• H02J17/00Systems for supplying or distributing electric power by electromagnetic waves
    • YGENERAL TAGGING OF NEW TECHNOLOGICAL DEVELOPMENTS; GENERAL TAGGING OF CROSS-SECTIONAL TECHNOLOGIES SPANNING OVER SEVERAL SECTIONS OF THE IPC; TECHNICAL SUBJECTS COVERED BY FORMER USPC CROSS-REFERENCE ART COLLECTIONS [XRACs] AND DIGESTS
    • Y10TECHNICAL SUBJECTS COVERED BY FORMER USPC
    • Y10TTECHNICAL SUBJECTS COVERED BY FORMER US CLASSIFICATION
    • Y10T29/00Metal working
    • Y10T29/49Method of mechanical manufacture
    • Y10T29/49002Electrical device making
    • Y10T29/4902Electromagnet, transformer or inductor

Abstract

An adaptive wireless torque measurement system includes a rotor, a rotor antenna, a stator antenna, stator electronics, and rotor electronics. The rotor antenna is attached to the rotor. The stator antenna is configured to be inductively coupled to the rotor antenna. The stator electronics are coupled to receive, via the stator antenna, feedback data and are configured, in response thereto, to generate and transmit, via the stator antenna, power signals at a power level magnitude based in part on the feedback data. The rotor electronics are attached to the rotor and are coupled to receive, via the rotor antenna, the power signals transmitted by the stator electronics. The rotor electronics are configured to determine the power level magnitude of the power signals, generate the feedback data, the feedback data at least including information representative of the determined power level magnitude, and transmit, via the rotor antenna, the feedback data.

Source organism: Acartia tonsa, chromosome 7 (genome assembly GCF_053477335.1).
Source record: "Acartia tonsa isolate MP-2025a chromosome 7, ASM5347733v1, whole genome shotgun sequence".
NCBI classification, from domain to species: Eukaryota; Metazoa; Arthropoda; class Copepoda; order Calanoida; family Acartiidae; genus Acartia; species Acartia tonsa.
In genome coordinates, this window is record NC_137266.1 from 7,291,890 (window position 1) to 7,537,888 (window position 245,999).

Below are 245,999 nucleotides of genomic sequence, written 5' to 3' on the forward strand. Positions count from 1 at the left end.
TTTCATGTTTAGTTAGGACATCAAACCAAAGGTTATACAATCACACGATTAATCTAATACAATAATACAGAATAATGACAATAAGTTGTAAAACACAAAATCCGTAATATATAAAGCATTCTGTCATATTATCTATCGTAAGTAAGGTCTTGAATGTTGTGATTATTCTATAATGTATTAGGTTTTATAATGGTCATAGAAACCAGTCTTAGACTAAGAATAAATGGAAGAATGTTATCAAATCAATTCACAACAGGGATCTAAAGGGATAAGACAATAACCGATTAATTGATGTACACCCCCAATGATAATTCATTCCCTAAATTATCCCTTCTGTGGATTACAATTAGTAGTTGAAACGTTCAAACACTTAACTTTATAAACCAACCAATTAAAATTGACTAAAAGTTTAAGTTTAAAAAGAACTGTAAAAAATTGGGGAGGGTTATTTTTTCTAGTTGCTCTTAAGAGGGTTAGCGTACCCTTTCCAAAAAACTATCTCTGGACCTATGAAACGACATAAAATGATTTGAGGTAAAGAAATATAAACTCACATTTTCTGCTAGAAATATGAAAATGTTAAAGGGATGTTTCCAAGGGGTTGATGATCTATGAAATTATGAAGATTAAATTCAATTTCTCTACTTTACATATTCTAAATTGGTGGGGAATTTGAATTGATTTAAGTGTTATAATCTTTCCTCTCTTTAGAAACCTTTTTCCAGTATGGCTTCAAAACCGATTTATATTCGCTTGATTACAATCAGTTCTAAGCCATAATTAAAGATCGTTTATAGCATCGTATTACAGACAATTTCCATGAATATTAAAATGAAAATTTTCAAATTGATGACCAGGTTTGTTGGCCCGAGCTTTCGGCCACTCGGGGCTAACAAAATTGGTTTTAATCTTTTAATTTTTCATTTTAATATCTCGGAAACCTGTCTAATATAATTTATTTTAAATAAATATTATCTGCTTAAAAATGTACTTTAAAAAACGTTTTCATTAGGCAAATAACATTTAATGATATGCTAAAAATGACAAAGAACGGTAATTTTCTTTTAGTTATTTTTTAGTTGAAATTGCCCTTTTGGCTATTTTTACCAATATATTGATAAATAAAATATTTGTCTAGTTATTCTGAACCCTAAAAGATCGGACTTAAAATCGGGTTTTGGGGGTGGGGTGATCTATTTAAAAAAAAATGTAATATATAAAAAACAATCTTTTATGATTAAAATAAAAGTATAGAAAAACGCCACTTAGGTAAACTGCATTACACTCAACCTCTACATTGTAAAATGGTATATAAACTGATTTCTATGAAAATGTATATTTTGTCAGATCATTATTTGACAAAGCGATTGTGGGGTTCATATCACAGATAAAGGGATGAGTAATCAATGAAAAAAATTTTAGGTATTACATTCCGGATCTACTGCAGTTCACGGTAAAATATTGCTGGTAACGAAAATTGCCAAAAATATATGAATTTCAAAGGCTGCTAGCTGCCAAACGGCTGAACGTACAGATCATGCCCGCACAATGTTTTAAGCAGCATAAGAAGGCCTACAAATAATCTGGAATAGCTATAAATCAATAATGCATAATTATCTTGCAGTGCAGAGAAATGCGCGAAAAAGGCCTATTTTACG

Description

TECHNICAL FIELD

The disclosure relates to torque measurement systems, and, more particularly, to torque measurement systems including wireless telemetry systems.

BACKGROUND

A torque sensing system may measure and record torque applied to a component of a rotating system. Example rotating systems may include combustion engines, electric motors, drive shafts, and many other systems that have one or more rotating elements. A variety of different types of torque sensing systems may be used for measuring torque in rotating systems. In general, a torque sensing system may include sensors attached to the rotating portion of the system and may include stationary electronics that are located off of the rotating portion. In some examples, a slip ring and brush system may make a communication connection between rotating sensors and stationary electronics. In other examples, communication between the rotating sensors and stationary electronics is wireless.

The above-mentioned wireless torque measurement systems can have tight alignment requirements between the rotor and stator for sufficient power transfer from the stator to the rotor, and for proper data transfer from the rotor to the stator. For example, in some instances the gap between the rotor and stator antenna may be about 2-3 mm and allows a maximum of ±2-3 mm misalignment. Considering that these systems can be mounted on shafts rotating at high speeds, such alignment requirement poses a tough challenge to equipment developers and assemblers.